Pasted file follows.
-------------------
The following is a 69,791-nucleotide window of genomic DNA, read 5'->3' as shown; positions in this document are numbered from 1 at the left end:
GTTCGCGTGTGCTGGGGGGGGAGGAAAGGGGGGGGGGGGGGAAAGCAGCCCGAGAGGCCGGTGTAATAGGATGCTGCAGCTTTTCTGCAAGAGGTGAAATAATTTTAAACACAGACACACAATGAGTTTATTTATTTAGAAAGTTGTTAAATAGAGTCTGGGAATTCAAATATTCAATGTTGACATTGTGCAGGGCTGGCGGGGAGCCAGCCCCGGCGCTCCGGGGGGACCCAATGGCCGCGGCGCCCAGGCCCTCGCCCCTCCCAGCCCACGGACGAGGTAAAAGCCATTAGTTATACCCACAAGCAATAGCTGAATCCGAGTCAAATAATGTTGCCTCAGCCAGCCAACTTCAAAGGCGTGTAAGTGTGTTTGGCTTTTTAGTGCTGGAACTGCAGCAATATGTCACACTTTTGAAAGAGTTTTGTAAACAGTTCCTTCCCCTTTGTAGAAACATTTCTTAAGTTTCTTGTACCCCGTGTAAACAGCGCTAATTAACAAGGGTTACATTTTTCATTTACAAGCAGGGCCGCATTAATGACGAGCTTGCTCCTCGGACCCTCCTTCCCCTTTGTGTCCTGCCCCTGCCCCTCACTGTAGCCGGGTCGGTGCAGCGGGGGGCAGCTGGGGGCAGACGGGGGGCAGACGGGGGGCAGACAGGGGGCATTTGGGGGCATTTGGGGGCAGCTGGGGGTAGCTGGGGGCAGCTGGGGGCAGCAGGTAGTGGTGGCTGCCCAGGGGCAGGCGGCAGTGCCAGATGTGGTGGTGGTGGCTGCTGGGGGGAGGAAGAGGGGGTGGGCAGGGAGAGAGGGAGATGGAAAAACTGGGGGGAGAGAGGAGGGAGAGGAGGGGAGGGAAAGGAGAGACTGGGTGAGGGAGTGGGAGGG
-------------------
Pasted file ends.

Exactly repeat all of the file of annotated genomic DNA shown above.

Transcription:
The following is a 69,791-nucleotide window of genomic DNA, read 5'->3' as shown; positions in this document are numbered from 1 at the left end:
GTTCGCGTGTGCTGGGGGGGGAGGAAAGGGGGGGGGGGGGGAAAGCAGCCCGAGAGGCCGGTGTAATAGGATGCTGCAGCTTTTCTGCAAGAGGTGAAATAATTTTAAACACAGACACACAATGAGTTTATTTATTTAGAAAGTTGTTAAATAGAGTCTGGGAATTCAAATATTCAATGTTGACATTGTGCAGGGCTGGCGGGGAGCCAGCCCCGGCGCTCCGGGGGGACCCAATGGCCGCGGCGCCCAGGCCCTCGCCCCTCCCAGCCCACGGACGAGGTAAAAGCCATTAGTTATACCCACAAGCAATAGCTGAATCCGAGTCAAATAATGTTGCCTCAGCCAGCCAACTTCAAAGGCGTGTAAGTGTGTTTGGCTTTTTAGTGCTGGAACTGCAGCAATATGTCACACTTTTGAAAGAGTTTTGTAAACAGTTCCTTCCCCTTTGTAGAAACATTTCTTAAGTTTCTTGTACCCCGTGTAAACAGCGCTAATTAACAAGGGTTACATTTTTCATTTACAAGCAGGGCCGCATTAATGACGAGCTTGCTCCTCGGACCCTCCTTCCCCTTTGTGTCCTGCCCCTGCCCCTCACTGTAGCCGGGTCGGTGCAGCGGGGGGCAGCTGGGGGCAGACGGGGGGCAGACGGGGGGCAGACAGGGGGCATTTGGGGGCATTTGGGGGCAGCTGGGGGTAGCTGGGGGCAGCTGGGGGCAGCAGGTAGTGGTGGCTGCCCAGGGGCAGGCGGCAGTGCCAGATGTGGTGGTGGTGGCTGCTGGGGGGAGGAAGAGGGGGTGGGCAGGGAGAGAGGGAGATGGAAAAACTGGGGGGAGAGAGGAGGGAGAGGAGGGGAGGGAAAGGAGAGACTGGGTGAGGGAGTGGGAGGG